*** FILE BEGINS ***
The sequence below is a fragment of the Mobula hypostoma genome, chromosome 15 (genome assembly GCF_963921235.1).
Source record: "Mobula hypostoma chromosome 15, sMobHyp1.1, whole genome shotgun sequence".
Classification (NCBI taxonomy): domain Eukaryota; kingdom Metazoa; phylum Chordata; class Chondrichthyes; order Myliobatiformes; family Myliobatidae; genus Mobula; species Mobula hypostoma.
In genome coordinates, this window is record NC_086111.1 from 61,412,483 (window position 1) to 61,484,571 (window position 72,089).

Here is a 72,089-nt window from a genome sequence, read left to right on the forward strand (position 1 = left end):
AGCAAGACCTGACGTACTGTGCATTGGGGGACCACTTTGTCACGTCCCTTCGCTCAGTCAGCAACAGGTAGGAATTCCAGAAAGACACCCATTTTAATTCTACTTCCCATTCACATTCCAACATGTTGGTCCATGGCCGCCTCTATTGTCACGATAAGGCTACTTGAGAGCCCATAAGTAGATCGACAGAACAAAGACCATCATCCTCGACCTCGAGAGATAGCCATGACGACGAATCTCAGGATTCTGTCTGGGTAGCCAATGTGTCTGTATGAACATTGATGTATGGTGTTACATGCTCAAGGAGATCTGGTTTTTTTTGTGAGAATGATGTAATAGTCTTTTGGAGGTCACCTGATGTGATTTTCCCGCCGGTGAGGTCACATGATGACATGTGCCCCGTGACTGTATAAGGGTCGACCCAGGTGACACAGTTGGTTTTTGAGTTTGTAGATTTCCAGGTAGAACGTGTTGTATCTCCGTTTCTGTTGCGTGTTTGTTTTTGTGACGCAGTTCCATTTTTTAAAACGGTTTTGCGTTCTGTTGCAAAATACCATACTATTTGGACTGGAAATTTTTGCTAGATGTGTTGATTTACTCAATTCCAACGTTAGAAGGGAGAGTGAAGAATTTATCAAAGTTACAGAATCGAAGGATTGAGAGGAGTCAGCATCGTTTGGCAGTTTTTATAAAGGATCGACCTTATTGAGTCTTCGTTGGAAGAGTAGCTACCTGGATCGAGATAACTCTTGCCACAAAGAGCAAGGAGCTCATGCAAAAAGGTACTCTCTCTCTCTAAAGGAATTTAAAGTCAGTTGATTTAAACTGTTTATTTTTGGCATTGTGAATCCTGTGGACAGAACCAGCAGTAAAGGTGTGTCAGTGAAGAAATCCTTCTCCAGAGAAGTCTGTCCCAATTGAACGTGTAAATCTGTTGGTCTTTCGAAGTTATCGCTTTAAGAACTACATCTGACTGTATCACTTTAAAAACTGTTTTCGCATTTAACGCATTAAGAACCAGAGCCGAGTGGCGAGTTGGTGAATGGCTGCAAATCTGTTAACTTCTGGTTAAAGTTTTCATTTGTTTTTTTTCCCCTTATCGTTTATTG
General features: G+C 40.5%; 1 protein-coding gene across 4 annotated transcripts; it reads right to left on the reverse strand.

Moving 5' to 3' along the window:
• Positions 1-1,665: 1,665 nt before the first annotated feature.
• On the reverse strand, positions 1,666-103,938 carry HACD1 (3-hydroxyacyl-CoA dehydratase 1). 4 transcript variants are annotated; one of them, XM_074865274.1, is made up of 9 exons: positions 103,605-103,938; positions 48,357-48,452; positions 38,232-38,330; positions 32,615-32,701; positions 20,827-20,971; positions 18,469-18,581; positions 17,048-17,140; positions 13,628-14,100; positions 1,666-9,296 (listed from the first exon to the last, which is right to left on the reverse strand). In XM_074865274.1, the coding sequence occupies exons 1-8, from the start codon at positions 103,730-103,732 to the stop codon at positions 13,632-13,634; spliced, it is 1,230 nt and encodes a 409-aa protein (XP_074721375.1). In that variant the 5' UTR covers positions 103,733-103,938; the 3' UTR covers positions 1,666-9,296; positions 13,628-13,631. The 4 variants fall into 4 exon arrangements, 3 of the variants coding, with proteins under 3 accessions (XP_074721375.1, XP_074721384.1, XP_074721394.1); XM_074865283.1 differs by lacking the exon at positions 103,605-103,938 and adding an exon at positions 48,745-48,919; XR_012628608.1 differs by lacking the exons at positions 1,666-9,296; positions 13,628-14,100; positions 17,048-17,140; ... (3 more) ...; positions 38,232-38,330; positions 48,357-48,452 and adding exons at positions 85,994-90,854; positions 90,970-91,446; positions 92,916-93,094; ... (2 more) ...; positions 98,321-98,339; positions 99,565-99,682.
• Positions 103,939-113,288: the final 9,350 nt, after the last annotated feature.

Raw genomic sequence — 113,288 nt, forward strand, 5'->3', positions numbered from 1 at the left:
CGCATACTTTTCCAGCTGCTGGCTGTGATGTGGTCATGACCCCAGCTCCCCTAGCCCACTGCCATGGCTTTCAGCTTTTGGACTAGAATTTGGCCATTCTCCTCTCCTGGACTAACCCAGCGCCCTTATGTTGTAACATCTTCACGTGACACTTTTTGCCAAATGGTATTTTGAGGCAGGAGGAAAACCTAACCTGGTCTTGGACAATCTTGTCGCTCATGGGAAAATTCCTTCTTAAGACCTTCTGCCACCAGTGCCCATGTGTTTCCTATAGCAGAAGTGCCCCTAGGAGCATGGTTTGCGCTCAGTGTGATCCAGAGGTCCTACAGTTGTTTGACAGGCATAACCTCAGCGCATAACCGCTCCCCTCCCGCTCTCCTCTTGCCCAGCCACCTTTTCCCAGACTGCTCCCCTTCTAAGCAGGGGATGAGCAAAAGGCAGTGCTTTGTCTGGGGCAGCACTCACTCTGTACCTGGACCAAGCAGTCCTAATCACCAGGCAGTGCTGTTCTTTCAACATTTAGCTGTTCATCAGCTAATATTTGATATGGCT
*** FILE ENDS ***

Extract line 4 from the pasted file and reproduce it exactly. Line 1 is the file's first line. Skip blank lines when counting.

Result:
In genome coordinates, this window is record NC_086111.1 from 61,412,483 (window position 1) to 61,484,571 (window position 72,089).